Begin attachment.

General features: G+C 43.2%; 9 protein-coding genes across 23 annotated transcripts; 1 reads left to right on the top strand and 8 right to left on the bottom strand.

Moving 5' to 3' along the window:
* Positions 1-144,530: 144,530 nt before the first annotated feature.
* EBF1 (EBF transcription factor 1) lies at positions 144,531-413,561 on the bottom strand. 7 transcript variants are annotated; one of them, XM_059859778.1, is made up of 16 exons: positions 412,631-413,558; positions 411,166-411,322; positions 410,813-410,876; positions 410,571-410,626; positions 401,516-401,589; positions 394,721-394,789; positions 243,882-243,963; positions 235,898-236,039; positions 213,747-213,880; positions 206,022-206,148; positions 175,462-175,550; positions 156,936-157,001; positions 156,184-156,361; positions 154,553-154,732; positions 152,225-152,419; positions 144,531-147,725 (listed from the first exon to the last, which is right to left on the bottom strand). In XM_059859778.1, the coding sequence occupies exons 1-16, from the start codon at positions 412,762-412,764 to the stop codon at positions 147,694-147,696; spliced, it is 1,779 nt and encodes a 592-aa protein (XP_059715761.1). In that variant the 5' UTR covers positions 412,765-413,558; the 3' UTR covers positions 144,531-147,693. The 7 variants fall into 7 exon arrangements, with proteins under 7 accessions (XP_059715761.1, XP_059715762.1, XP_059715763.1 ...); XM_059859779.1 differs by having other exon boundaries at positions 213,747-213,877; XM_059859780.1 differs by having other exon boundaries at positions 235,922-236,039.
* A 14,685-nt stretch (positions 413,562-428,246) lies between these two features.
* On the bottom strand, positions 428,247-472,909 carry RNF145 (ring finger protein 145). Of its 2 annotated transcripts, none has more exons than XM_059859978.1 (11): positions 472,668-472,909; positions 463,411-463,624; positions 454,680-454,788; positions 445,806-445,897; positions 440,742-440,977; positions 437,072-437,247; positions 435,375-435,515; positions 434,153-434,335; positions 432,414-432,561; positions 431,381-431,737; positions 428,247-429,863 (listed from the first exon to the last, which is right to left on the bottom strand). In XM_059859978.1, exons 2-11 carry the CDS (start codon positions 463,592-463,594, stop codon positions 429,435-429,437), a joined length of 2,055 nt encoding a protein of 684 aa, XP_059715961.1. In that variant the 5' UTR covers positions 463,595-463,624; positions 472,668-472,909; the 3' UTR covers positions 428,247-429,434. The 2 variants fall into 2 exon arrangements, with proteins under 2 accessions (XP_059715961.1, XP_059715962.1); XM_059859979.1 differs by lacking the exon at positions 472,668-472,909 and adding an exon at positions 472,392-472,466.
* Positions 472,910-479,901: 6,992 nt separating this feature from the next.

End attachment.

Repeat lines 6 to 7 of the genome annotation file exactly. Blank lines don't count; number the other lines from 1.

* On the bottom strand, positions 428,247-472,909 carry RNF145 (ring finger protein 145). Of its 2 annotated transcripts, none has more exons than XM_059859978.1 (11): positions 472,668-472,909; positions 463,411-463,624; positions 454,680-454,788; positions 445,806-445,897; positions 440,742-440,977; positions 437,072-437,247; positions 435,375-435,515; positions 434,153-434,335; positions 432,414-432,561; positions 431,381-431,737; positions 428,247-429,863 (listed from the first exon to the last, which is right to left on the bottom strand). In XM_059859978.1, exons 2-11 carry the CDS (start codon positions 463,592-463,594, stop codon positions 429,435-429,437), a joined length of 2,055 nt encoding a protein of 684 aa, XP_059715961.1. In that variant the 5' UTR covers positions 463,595-463,624; positions 472,668-472,909; the 3' UTR covers positions 428,247-429,434. The 2 variants fall into 2 exon arrangements, with proteins under 2 accessions (XP_059715961.1, XP_059715962.1); XM_059859979.1 differs by lacking the exon at positions 472,668-472,909 and adding an exon at positions 472,392-472,466.
* Positions 472,910-479,901: 6,992 nt separating this feature from the next.